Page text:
You are not logged in.

hchason

Starting Member

Posts: 1

Location: USA

1

Friday, July 21st 2006, 11:43am

Water Pressure and GPM - Again

I have read the 2 year old posting in regards to water pressure and GPM and while it made sense, I am still having doubts in my design.

The pipe entering my home is 1", my water meter is 3/4", and the pipe after the meter that is servicing my home is 1". I get show 60 PSI from the facet outside the house with a 1/2" pipe connecting this to the 1" pipe servicing the rest of my home. My hose bibe is so low to the ground it's difficult to get a GPM reading. Also, from the many sources of literature I've read, the water presssure and GPM diminish from the resistance of the polypipe running out to the sprinkler heads.

I originally design my system by using a chart that lets you look up the pipe and water meter size and gives you the GPM. In my case that is 11-13 GPM. I have 10 Hunter PGJ rotor meters using a total of 13 GPM (1.3 x 10 GPM) in one zone. My neighbors, who had their systems professionally installed, have 3-4 rotors on a zone. I show 10 rotors.

Do I know what the PSI or GPM will be 100 feet from the valve box? What am I missing?

Also would you design to spray into/over an 8ft pine tree or up to it?
hchason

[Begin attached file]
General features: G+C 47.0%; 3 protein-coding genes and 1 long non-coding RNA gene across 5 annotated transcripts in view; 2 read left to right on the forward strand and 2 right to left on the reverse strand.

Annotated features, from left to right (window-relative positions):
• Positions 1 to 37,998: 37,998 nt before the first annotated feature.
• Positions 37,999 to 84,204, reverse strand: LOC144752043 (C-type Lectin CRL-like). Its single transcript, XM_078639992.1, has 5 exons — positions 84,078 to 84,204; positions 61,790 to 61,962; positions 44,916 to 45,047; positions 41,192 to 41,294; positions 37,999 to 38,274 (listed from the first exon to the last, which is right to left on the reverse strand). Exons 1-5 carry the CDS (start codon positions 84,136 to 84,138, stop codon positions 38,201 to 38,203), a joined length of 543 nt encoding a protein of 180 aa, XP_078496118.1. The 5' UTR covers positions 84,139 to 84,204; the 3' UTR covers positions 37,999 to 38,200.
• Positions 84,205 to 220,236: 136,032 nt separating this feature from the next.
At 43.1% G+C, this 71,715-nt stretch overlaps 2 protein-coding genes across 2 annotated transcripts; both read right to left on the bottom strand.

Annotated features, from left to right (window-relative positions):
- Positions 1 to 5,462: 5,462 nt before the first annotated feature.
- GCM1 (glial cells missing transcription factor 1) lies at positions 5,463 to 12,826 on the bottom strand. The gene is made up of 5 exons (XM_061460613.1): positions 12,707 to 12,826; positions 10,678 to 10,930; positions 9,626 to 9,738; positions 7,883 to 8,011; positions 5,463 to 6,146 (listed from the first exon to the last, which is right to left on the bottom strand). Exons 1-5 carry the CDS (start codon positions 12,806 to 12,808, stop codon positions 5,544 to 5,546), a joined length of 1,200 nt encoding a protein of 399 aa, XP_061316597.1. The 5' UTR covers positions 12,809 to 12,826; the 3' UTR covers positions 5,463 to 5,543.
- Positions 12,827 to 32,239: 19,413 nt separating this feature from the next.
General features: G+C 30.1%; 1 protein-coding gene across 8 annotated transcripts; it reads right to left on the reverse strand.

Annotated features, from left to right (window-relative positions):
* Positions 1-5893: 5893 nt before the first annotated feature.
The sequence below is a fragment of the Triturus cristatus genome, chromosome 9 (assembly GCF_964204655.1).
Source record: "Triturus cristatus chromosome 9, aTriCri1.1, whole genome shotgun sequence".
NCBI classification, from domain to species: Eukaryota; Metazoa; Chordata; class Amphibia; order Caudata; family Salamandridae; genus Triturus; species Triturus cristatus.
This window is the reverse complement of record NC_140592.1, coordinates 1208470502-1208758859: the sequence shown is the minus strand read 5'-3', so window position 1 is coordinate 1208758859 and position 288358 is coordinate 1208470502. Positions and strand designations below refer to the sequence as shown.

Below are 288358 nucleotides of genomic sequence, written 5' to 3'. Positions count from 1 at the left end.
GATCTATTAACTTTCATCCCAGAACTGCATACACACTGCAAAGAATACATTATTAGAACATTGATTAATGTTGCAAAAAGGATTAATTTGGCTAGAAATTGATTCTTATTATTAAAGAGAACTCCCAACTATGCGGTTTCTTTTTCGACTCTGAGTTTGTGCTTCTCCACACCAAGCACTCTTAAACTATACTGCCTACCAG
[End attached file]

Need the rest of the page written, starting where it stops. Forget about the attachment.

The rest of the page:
Beartooth

Senior Member

Posts: 15

Location: USA

2

Saturday, July 22nd 2006, 8:57pm

Based on the facts you have provided, design your system to use approximately 10 gpm. Now you have a cushion in the event that you have miscalculated, or that water usage in your area increases and your system will be able to still perform well with a higher water demand being placed on the municipal water system as a whole. Play it safe when designing your system. Always leave yourself a cushion. Also, why would you want to spray over a pine tree? It is just going to keep growing .

HooKooDooKu

Supreme Member

3

Monday, July 24th 2006, 7:14am

<i>Do I know what the PSI or GPM will be 100 feet from the valve box? What am I missing?</i>

You have to look up Friction Loss Tables. These tables tell you how much pressure is lost through every 100' of pipe for a given pipe size and gpm.

Rate this thread